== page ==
Watching a high-quality Twitch stream on an iPhone, connected to a wireless access point that was itself connected to the switch via Ethernet.
Streaming a 4K movie on Netflix from my TV, also connected to a wireless access point.
Transferring files from my NAS box (wired connection to the switch) to a laptop (wireless connection to the access point).
Playing World of Warcraft on my desktop PC (wired connection to the switch).
When I pulled up World of Warcraft and checked my latency (via the “?” icon in the game’s lower-right corner), it was incredibly low. More importantly, it was identical to the latency I typically experience when I’m only playing World of Warcraft — no change, and that was without any QoS features turned on at all.
I then fired up a BitTorrent on said laptop, because if there’s one thing I always get grief for from my roommates, it’s when I’m eating up our network resources with a big Steam download or torrent. And, yet again, when I ran around in World of Warcraft, no change in latency. The game was completely playable without any lag or other issues.
I re-did both scenarios and ran a simple fast.com test for each, and didn’t see any crazy drops in upload speeds, download speeds, or latency. I had a lower speed when running BitTorrent, obviously, but still plenty of overhead for anything I wanted to do.
I did notice that I didn’t have a lot of outbound traffic in my BitTorrent client — just one meagre person connecting and using a paltry amount of bandwidth. In general, it’s likely that my setup wasn’t consuming enough in the more-limited direction, uploads, to even warrant messing around with QoS. Similarly, my internal network activity wasn’t doing enough to cause any major slowdowns that QoS might otherwise help out with, if at all.
That said, my roommates would probably love the switch’s rate-limiting capabilities, because they could just slap on a rule that limits my desktop PC to 50 per cent of the house’s total bandwidth. I’d have plenty of speed for big downloads if I need it, but I wouldn’t ruin everyone else’s web browsing or streamed videos. Of course, they could probably just do that using the house server/router setup, too. (Nobody tell them that.)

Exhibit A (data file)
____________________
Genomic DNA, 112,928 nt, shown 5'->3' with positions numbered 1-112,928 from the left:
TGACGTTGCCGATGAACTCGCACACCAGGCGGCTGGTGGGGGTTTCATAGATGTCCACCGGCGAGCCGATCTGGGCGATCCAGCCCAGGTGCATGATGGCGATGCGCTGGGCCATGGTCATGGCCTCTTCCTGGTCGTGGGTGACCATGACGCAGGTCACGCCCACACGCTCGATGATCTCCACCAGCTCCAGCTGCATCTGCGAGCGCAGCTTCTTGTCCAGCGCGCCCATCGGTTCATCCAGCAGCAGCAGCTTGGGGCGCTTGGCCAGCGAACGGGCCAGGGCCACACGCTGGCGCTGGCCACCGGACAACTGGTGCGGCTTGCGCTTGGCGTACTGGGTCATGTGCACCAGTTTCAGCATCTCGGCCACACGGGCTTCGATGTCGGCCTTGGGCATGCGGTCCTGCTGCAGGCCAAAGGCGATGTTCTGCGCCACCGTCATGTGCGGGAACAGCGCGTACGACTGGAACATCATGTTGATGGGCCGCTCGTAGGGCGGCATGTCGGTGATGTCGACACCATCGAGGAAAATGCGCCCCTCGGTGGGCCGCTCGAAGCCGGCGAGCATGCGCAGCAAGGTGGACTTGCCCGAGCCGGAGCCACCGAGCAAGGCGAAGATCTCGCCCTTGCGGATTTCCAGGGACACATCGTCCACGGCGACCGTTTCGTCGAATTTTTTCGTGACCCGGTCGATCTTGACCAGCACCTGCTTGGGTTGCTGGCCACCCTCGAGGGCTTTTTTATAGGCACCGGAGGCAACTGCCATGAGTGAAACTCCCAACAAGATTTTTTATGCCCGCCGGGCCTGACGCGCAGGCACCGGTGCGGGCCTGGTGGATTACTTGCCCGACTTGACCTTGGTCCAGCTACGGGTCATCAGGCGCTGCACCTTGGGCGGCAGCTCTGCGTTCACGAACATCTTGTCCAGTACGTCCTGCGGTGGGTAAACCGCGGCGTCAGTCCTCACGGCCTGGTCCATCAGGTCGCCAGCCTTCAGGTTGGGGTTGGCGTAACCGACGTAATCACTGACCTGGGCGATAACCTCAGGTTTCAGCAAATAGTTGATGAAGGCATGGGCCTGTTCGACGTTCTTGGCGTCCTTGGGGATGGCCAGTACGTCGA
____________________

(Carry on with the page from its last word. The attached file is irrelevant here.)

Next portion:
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What to write on your switch shopping list
If I was buying a new network switch tomorrow, I’d probably go find the cheapest 8-port switch that has Gigabit networking, as big a warranty as I can find (just in case), and lights on the front that tell me if my devices are connecting at 10/100Mb/s (Fast Ethernet) or 1000Mb/s (Gigabit Ethernet).
Managed switches are fun to play with, and I can definitely see how they’re useful to people who need finer control over their network devices — and can’t already get that from their routers. If people in your house only browse the web, watch YouTube, and message friends a lot, you probably don’t need most of the features a managed switch offers. (Port trunking? Pffft.)
That said, if your router doesn’t let you shape the traffic on your network (or limit the speeds of connected devices hogging your connection), a managed switch might be worth considering. A managed switch is also great if you’re planning to stick your switch in a hard-to-reach location and would prefer to check its connections (or reset it) remotely. And if you want to increase your network security by walling off “smart” devices, a managed switch can help with that (if your router can’t).